Non-absorbable suture tape (FiberTape, Arthrex) is a construct that offers a new way to augment lateral ankle ligament repairs. The suture tape is a braided construction of ultra-high molecular weight polyethylene fiber blended with the fibers of one or more long chain synthetic polymers such as polyester. The suture tape is indicated for high demand orthopedic repairs and surgeons have used it for rotator cuff repair in the shoulder and anterior cruciate ligament (ACL) repair in the knee. Initial studies of the use of suture tape for augmenting direct ankle ligament repair have been promising with results indicating a higher strength and stiffness in comparison to just the Brostrom procedure alone.8   


The InternalBrace system (Arthrex) includes everything necessary for a surgeon to perform the augmentation technique in a reproducible manner. The system includes #2 suture tape (FiberTape), biocomposite knotless anchors (SwiveLock, Arthrex) for attachment of the suture tape to the talus and fibula, and necessary drill bits and guides.  

Essential Surgical Pearls


I prefer to insert suture tape from the talus to the fibula because it is technically easier with more exposure of the augmentation interface. Biomechanical testing performed on cadaveric specimens has shown that starting in the fibula first has a stronger pullout strength but both fibula-to-talus and talus-to-fibula approaches are significantly stronger than using suture tape for the native anterior talofibular ligament alone.8


Ensure supine positioning of the patient on the operating room table with a bump under the ipsilateral hip for access to the lateral ankle and apply a well-padded thigh tourniquet. Perform ankle arthroscopy prior to open repair when necessary to treat any concomitant injuries such as synovitis and osteochondral lesions of the talus.  


Base the incision on whether there is any peroneal tendon pathology. If there is no peroneal tendon injury, I prefer a curvilinear incision along the anterior border of the distal fibula approximately 4 cm in length. Deepen the incision through subcutaneous tissue, taking care to protect the intermediate dorsal cutaneous nerve superiorly and the sural nerve inferiorly. Ligate branches from the lesser saphenous vein as necessary. Identify the inferior extensor retinaculum along the anterior edge of the operative site and separate it from the deep fascia. Tag capsular tissue for later use for an additional layer of augmentation. The peroneal tendon sheath should be visible along the inferior edge of the exposure. If there is concern for injury, incise the peroneal sheath to visualize the brevis and longus tendons at the level of the distal fibula. Retract the tendons inferiorly to inspect the calcaneofibular ligament, which is extracapsular.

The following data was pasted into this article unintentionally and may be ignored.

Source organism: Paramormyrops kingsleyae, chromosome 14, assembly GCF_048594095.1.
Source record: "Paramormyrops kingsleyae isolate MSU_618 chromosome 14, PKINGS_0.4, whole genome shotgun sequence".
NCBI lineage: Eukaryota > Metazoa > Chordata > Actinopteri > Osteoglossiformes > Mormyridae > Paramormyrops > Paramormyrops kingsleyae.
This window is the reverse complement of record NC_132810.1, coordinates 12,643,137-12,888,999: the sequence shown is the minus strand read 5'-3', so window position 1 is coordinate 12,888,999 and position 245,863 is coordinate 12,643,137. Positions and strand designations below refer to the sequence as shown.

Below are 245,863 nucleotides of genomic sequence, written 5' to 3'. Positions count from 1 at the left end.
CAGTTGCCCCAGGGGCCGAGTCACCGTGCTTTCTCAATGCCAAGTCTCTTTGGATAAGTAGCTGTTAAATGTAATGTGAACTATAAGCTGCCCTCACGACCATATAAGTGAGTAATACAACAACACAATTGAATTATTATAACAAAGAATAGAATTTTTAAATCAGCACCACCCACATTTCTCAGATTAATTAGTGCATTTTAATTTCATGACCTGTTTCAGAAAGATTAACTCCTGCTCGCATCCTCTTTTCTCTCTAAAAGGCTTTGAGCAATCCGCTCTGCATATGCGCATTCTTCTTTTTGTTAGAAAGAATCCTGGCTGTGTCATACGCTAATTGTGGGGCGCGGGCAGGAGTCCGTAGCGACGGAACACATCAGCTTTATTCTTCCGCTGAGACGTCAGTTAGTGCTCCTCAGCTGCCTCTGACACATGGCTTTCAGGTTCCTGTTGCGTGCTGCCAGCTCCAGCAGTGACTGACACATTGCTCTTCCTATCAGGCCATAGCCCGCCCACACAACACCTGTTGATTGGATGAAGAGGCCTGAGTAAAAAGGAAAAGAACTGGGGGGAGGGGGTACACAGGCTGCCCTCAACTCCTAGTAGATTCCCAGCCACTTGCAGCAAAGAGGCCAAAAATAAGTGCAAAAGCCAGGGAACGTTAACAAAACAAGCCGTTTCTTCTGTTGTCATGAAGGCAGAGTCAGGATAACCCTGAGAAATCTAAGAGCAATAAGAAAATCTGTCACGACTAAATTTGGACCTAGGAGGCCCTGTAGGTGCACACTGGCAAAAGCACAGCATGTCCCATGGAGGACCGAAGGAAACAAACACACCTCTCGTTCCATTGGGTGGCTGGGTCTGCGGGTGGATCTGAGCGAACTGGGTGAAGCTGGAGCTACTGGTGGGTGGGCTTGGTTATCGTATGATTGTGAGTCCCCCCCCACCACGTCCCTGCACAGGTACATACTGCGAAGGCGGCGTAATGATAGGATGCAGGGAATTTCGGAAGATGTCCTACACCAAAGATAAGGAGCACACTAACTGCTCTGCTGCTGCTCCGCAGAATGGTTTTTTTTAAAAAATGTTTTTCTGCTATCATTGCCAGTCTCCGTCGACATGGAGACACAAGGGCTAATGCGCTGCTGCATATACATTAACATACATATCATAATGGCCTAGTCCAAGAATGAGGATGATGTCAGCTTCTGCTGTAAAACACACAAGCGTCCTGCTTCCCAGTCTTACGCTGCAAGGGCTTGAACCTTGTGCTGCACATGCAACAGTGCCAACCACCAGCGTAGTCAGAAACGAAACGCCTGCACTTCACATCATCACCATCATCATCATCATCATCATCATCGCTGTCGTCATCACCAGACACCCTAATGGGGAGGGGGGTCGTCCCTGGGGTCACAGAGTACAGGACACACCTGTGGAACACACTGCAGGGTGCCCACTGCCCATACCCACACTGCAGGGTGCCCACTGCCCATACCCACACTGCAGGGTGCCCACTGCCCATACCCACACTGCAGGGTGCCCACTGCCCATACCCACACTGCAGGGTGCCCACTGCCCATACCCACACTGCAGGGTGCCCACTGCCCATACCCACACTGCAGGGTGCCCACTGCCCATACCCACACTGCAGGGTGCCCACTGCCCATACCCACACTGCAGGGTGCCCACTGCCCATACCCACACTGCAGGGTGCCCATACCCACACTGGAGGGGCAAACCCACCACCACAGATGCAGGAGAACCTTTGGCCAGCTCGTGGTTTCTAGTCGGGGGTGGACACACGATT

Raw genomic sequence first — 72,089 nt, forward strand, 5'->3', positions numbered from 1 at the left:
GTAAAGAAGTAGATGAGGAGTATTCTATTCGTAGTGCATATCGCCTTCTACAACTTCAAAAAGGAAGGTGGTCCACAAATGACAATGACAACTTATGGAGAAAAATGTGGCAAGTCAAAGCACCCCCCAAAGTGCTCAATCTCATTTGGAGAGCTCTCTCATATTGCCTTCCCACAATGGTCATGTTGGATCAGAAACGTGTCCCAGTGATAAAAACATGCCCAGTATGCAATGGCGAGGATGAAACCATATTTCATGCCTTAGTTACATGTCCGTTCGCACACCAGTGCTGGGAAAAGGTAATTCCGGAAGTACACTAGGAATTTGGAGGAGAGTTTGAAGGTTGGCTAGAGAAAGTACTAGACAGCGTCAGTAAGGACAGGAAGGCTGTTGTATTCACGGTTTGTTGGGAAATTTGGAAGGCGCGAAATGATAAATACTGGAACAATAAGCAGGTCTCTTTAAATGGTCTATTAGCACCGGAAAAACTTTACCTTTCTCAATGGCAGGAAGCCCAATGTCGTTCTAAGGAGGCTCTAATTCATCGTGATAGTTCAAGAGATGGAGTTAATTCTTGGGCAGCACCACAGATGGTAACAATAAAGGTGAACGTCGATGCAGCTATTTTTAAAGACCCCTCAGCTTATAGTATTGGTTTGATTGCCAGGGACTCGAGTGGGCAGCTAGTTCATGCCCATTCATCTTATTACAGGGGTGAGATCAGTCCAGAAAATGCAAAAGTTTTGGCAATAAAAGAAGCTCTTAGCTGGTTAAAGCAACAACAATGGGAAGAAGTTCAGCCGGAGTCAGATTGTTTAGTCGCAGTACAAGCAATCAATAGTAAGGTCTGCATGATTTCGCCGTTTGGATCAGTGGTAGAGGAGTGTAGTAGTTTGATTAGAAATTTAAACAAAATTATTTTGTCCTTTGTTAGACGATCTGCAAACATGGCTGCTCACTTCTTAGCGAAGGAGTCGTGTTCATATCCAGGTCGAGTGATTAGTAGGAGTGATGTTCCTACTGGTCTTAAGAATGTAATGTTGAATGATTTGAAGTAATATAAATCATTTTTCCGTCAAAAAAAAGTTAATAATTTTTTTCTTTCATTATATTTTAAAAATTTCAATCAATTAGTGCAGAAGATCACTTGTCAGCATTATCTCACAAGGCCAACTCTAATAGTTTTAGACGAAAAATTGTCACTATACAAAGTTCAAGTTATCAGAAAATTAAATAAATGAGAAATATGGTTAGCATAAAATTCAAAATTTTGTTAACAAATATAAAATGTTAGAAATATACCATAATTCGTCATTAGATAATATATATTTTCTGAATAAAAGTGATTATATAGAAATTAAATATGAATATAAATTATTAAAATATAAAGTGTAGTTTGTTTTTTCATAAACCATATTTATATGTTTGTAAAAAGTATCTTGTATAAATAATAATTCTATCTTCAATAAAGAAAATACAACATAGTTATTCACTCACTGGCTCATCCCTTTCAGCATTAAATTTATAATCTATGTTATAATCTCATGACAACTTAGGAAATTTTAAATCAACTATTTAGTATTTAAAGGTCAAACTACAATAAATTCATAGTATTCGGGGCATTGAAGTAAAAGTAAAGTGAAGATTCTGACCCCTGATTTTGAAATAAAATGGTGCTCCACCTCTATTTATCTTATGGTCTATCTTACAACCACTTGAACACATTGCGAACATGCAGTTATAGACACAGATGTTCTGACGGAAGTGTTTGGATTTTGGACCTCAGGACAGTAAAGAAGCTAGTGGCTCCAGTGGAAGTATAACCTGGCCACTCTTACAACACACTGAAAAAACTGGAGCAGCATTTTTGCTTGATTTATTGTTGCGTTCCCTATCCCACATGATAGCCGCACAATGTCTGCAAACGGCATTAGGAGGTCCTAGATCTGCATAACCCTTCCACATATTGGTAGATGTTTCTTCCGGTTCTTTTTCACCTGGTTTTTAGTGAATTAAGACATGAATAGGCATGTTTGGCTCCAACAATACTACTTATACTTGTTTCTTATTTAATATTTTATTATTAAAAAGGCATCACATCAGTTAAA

Then direct attention to the anterior lateral aspect of the distal fibula. Perform a capsulotomy in line with the initial curvilinear skin incision from the distal edge of the anterior fibula. The anterior talofibular ligament will be visible since it is intracapsular. Attempt to preserve the anterior talofibular ligament and incorporate it into the repair if possible. Use a periosteal elevator to create a periosteal-capsular flap along the anterolateral fibula that you can use to imbricate and tighten the lateral capsule. Similarly, resect a flap from the non-articulating surface of the lateral talus to allow for tightening of the lateral capsule. Use a hand rasp to roughen the anterior distal surface of the fibula until bleeding to induce healing and fibroadhesion.  


Now perform a standard Brostrom procedure, holding the foot in a dorsiflexed and everted position. A surgical pearl is to place a bump made of towels superior to the heel to allow posterior displacement of the talus in the ankle mortise for optimal position during repair. Then place metallic bone anchors with attached suture needles into the anterolateral aspect of the fibula. Most athletes will require two to three anchors into the fibula for a strong construct.


It is recommended to use intraoperative fluoroscopy as one should take care to direct the bone anchors slightly superior and midline to the shaft of the fibula in order to prevent penetration into the lateral ankle gutter or shearing of the distal fibular colliculus. Then use the suture needles attached to the bone anchors to imbricate the lateral ankle capsule in a pants-over-vest technique by re-approximating the anterior talofibular ligament and talar capsular flap with the fibular capsular flap. The repair will be tighter with less bulk if one passes the sutures in an “inside-outside” manner and when suture knots lie along the fibular portion of the joint. Use 2-0 non-absorbable sutures to reinforce the repair along the lateral capsule in a simple suture technique.


The surgeon can now use FiberTape to reinforce the Brostrom procedure. It is important to place the suture tape extracapsular to avoid lateral ankle impingement postoperatively. The orientation of the suture tape is in line with the anterior talofibular ligament. Direct attention to the lateral aspect of the talus and use a #15 blade to incise the capsule (be aware to dissect along the non-articulating portion of the talus). This creates the entry for a drill guide and 3.4 mm drill bit. Under fluoroscopic guidance, drill a hole into the body of the talus down to the drill guide laser line with the orientation being posterior medial and approximately 45 degrees to the lateral aspect of the foot. Remove the drill and use the included 4.75 mm tap to create a bone tunnel. Proceed to place the 4.75 mm SwiveLock biocomposite anchor loaded with #2 FiberTape into the talus. Be sure to screw all the way down to the laser line on the handle to prevent any screw protrusion. Both limbs of the suture tape should now be well seated into the talus.